Outside Fashion- Fashion Photography from the Studio to Exotic Lands (1900-1969)
Huis Marseille is Amsterdam’s first photography museum and features many different exhibitions throughout the year, which are showcased across many different levels and platforms within the museum. The exhibition I visited was Outside Fashion- Fashion Photography from the Studio to Exotic Lands (1900-1969), which was very interesting for me to be able to see as it closely links to my own personal practice.
I was grateful to be able to visit this exhibition in person as I am currently working on building up my fashion/editorial portfolio, so to be able to see the different way fashion was photographed, from the studio to grand, beautiful and picturesque locations, along with the different methods and size of printing/exhibiting work, has enlightened me of potential methods I can use in both the creation of my upcoming studio/location photo shoots, and how I can display my final piece at our exhibition.
I was intrigued by the collection of photographs by Henry Clarke, which showcased fashion in the aftermath of the second world war, whereby Haute Couture, moved from fabricated studio settings, to the streets of Paris. These new and, what were to become, idealised Parisian locations, set fashion photography apart from its typical conventions and started the new trend for the type of photography we see and create today. Henry’s black and white series of photographs reveal a sense of elegancy and beauty surrounding fashion, whilst adding character, culture and the reality of the clothing being worn in an outdoor location.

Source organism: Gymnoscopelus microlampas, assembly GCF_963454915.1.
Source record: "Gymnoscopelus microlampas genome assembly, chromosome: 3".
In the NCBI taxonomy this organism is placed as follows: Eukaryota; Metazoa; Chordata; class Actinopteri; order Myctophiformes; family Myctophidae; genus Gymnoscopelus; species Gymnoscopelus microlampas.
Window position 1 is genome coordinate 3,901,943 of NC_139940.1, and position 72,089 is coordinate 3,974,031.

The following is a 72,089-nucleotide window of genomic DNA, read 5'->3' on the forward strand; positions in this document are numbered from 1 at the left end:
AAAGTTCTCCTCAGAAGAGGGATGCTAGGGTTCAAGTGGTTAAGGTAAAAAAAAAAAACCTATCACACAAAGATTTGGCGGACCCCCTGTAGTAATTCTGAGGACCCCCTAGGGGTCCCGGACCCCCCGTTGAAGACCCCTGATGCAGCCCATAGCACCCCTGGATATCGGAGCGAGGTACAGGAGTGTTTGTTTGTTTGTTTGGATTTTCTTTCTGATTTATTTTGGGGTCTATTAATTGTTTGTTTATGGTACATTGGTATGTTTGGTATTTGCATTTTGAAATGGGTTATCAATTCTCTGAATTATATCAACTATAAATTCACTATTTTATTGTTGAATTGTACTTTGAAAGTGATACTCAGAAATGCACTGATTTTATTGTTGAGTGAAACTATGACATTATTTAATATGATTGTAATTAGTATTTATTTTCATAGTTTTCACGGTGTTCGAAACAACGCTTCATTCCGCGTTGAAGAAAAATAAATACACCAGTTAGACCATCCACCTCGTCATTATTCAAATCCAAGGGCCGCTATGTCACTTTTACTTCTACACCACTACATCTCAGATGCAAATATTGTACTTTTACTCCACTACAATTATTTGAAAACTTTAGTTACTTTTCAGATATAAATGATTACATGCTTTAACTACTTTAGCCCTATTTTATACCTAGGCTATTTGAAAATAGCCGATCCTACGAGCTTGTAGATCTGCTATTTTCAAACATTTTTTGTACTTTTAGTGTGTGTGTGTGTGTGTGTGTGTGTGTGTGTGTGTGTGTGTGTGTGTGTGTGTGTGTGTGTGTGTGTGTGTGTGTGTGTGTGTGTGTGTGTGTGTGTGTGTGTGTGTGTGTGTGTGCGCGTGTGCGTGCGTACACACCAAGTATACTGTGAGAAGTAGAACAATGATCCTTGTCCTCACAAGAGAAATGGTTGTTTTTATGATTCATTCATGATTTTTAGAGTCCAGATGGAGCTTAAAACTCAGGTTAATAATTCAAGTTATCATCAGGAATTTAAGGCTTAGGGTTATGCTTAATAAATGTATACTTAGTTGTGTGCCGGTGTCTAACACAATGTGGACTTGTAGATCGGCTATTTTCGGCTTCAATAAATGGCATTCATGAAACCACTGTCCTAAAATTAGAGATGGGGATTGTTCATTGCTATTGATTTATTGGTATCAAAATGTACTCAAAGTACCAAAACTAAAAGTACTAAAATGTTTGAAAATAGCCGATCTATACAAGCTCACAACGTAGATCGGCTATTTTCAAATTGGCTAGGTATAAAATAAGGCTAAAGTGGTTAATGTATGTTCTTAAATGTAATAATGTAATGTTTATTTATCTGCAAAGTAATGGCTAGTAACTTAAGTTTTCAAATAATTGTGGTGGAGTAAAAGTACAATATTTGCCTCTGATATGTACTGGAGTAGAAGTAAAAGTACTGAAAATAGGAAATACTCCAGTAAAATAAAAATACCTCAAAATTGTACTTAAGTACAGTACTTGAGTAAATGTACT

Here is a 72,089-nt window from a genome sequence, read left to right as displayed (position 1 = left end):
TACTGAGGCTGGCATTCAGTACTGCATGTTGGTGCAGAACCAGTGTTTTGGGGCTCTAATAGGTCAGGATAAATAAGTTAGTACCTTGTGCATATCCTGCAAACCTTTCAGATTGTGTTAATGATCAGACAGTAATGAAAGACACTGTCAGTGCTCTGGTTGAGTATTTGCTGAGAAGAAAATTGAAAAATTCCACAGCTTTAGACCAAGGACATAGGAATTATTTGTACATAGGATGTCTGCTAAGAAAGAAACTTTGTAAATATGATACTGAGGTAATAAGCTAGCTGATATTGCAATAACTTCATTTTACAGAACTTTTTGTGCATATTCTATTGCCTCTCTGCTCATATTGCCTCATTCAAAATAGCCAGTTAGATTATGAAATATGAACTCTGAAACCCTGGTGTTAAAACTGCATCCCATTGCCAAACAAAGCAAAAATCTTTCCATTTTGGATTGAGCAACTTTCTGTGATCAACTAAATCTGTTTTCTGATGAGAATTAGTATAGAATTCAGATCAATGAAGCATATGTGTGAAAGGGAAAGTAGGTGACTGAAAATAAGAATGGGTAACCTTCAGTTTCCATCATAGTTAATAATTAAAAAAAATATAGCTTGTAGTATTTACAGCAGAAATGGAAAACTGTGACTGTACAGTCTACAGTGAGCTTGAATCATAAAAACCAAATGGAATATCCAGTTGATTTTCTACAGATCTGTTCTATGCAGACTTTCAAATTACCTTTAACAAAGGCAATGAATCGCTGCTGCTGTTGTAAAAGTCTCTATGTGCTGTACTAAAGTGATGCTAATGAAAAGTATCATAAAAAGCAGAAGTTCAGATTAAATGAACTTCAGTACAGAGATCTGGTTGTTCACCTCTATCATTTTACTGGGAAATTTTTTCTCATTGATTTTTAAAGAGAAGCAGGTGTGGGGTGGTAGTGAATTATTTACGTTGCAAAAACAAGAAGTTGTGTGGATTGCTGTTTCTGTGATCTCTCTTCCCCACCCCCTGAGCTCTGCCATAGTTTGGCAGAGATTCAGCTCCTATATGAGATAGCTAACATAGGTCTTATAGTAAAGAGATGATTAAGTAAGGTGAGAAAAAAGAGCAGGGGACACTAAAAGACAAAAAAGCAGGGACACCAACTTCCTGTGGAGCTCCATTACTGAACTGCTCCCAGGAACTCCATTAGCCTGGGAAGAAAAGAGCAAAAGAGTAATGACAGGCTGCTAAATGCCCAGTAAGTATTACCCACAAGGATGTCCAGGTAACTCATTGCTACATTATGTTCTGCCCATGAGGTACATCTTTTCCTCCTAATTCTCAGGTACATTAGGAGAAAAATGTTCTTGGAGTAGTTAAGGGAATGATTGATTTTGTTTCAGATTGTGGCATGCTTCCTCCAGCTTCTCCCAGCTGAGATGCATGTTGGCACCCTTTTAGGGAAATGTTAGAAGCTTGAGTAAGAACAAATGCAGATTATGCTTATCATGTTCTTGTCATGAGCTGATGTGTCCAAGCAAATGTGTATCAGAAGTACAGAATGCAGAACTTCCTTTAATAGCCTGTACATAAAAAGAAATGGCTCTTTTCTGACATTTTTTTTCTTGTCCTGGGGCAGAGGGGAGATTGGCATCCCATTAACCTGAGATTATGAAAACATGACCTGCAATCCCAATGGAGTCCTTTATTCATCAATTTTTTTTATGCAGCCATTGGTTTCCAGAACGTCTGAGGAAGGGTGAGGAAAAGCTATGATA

The exhibition also featured a large scale full-blead projection of Henry Clarke’s fashion photographs taken from the series ‘Exoticism,’ a series of work produced on behalf of Vogue between 1963 and 1969. These photographs captured fashion worldwide, from places such as Brazil, Jordan, Ceylon, Mexico, Spain, India… This series reveals a fashion narrative, through bringing cultural beauty, psychedelic colours, tourism and landscape and incredible photographic skill into one image. For me, Clarke’s work not only captures a piece of clothing, the large scale projection of these images draws the audience into its colour, beauty and fascinating backdrop settings which helps to keep the viewer enticed and interested.